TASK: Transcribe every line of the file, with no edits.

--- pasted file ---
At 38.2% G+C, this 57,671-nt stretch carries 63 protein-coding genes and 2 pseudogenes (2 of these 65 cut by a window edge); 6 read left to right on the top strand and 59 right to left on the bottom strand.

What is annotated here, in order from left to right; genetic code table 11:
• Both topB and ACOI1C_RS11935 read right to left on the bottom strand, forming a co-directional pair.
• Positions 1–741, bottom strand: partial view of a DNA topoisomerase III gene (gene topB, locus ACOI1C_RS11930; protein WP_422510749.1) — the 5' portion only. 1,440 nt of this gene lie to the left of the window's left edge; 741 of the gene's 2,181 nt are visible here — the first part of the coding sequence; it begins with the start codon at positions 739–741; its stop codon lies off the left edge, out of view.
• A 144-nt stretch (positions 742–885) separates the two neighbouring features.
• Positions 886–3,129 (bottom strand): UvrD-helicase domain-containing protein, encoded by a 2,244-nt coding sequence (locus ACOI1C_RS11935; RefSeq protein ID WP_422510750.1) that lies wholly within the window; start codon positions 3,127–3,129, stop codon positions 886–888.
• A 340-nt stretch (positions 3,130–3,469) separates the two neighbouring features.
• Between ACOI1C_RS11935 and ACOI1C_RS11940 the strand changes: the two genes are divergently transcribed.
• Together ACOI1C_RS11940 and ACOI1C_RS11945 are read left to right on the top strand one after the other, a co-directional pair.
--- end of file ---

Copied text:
At 38.2% G+C, this 57,671-nt stretch carries 63 protein-coding genes and 2 pseudogenes (2 of these 65 cut by a window edge); 6 read left to right on the top strand and 59 right to left on the bottom strand.

What is annotated here, in order from left to right; genetic code table 11:
• Both topB and ACOI1C_RS11935 read right to left on the bottom strand, forming a co-directional pair.
• Positions 1–741, bottom strand: partial view of a DNA topoisomerase III gene (gene topB, locus ACOI1C_RS11930; protein WP_422510749.1) — the 5' portion only. 1,440 nt of this gene lie to the left of the window's left edge; 741 of the gene's 2,181 nt are visible here — the first part of the coding sequence; it begins with the start codon at positions 739–741; its stop codon lies off the left edge, out of view.
• A 144-nt stretch (positions 742–885) separates the two neighbouring features.
• Positions 886–3,129 (bottom strand): UvrD-helicase domain-containing protein, encoded by a 2,244-nt coding sequence (locus ACOI1C_RS11935; RefSeq protein ID WP_422510750.1) that lies wholly within the window; start codon positions 3,127–3,129, stop codon positions 886–888.
• A 340-nt stretch (positions 3,130–3,469) separates the two neighbouring features.
• Between ACOI1C_RS11935 and ACOI1C_RS11940 the strand changes: the two genes are divergently transcribed.
• Together ACOI1C_RS11940 and ACOI1C_RS11945 are read left to right on the top strand one after the other, a co-directional pair.